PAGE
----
I read with interest Wilson County Commissioner Jerry McFarland’s letter in the Nov. 21 Lebanon Democrat concerning the new Mt. Juliet High School. Some of the issues mentioned were the possibility of unsuitability of the land due to having a 100-foot ravine with attendant costs to correct and the request for $100 million to build the 2,000-student school while a comparable school in Columbia cost $47 million. I suspect the school system will be coming back for more funds if what McFarland said is correct.
I have always tended toward an urban mindset who despises “good ole boy” politics, and this certainly sounds like “good ole boy” politics to me and should be studied further.
This brings up a myriad of issues that are the result of growth in the county. We, as Wilson County citizens, need to decide what we want in our county before the growth overwhelms us. Since we will be unable to remain rural, given the proximity to Nashville, it is imperative we plan and restrict certain types of developments in the county. Do we want high-density development in areas with single-family homes with expansive yards? Do we want strip malls scattered around like someone threw confetti up in the air? Lebanon already has a lot of vacant buildings that need to be knocked down. Finally, do we want to keep the farms in the area to maintain some rural atmosphere or let some corporate developer build mixed-use communities of questionable quality?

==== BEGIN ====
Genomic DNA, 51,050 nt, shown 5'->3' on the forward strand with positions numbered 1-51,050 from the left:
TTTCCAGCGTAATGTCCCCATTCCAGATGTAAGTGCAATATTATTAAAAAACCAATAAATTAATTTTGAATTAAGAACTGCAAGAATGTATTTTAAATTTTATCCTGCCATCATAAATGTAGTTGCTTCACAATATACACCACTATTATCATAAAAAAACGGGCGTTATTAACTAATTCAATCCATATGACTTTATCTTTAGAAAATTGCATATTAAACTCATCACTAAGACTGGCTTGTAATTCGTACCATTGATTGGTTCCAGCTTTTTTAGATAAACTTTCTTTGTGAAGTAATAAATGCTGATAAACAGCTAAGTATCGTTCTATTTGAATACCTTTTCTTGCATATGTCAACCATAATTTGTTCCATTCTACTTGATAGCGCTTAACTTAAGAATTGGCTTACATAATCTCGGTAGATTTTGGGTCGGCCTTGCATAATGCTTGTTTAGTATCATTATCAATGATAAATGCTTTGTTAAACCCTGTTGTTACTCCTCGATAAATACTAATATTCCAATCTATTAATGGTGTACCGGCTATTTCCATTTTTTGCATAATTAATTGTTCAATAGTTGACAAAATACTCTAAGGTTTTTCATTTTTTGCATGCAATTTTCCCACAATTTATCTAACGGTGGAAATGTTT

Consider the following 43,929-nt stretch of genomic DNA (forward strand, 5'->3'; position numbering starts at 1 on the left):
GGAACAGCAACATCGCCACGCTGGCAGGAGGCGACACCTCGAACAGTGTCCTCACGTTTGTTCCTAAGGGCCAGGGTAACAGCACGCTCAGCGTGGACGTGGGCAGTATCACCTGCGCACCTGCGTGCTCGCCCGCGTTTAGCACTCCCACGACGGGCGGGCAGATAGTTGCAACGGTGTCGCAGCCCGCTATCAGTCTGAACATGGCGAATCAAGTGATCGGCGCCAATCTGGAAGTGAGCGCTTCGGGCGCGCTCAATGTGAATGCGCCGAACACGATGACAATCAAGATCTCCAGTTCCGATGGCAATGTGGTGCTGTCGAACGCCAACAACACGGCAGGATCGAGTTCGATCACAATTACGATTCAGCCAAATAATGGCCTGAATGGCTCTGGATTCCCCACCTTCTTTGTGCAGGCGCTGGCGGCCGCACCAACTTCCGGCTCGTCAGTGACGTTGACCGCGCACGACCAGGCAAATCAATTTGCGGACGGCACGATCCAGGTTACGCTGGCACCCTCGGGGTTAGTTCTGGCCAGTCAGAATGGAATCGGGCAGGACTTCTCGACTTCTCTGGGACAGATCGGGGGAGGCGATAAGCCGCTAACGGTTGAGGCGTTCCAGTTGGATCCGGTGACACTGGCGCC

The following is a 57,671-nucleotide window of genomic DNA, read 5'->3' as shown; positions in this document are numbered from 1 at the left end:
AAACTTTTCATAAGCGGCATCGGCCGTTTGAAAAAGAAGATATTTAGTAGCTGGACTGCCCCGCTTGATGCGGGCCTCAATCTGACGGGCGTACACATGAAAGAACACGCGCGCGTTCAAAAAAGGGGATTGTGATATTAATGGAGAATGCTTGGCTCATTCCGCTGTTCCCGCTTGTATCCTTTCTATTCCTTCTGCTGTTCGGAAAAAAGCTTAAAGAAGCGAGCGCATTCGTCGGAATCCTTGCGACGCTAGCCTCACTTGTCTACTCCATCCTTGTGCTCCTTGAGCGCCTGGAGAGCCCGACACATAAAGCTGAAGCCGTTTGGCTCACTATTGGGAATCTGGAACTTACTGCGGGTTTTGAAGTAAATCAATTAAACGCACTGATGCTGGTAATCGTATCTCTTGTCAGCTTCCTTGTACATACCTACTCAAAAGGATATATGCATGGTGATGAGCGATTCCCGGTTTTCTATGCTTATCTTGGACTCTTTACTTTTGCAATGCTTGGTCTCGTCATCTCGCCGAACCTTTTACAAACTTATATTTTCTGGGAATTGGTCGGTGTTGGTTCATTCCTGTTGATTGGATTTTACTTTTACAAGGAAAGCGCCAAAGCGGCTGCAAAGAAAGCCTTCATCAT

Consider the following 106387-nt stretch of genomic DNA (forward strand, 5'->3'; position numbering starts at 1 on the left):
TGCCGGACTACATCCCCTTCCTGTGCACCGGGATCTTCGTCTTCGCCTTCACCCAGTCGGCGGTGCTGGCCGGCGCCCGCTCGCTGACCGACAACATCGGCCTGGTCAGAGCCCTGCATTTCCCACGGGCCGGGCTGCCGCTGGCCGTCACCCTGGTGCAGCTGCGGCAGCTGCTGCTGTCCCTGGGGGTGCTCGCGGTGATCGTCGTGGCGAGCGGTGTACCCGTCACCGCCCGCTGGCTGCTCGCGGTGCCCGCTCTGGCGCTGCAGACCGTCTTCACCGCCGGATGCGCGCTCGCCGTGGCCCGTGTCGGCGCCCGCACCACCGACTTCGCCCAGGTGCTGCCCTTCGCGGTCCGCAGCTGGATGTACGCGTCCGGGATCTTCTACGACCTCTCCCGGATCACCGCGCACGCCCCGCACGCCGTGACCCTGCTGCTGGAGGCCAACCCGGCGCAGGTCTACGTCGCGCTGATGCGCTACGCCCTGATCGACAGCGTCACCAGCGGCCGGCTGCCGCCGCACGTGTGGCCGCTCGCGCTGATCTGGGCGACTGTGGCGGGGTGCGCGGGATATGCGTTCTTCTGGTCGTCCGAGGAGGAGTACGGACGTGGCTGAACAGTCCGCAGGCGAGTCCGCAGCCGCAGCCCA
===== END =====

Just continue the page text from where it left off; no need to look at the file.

It is vitally important that we decide these issues and others, which would cover too much to include in the scope of this letter. Growth requires infrastructure as in schools, roads, etc. As McFarland so aptly pointed out, we need to be frugal and plan what we want and make sure the plan, as implemented, follows sound business practices. If this is not done, the native Wilson County citizens will be priced out of their properties and be faced with urban sprawl that infects many suburbs of large cities. This needs to be done on a countywide basis to be successful and not restricted to each city in the county.
Frank C. Newbell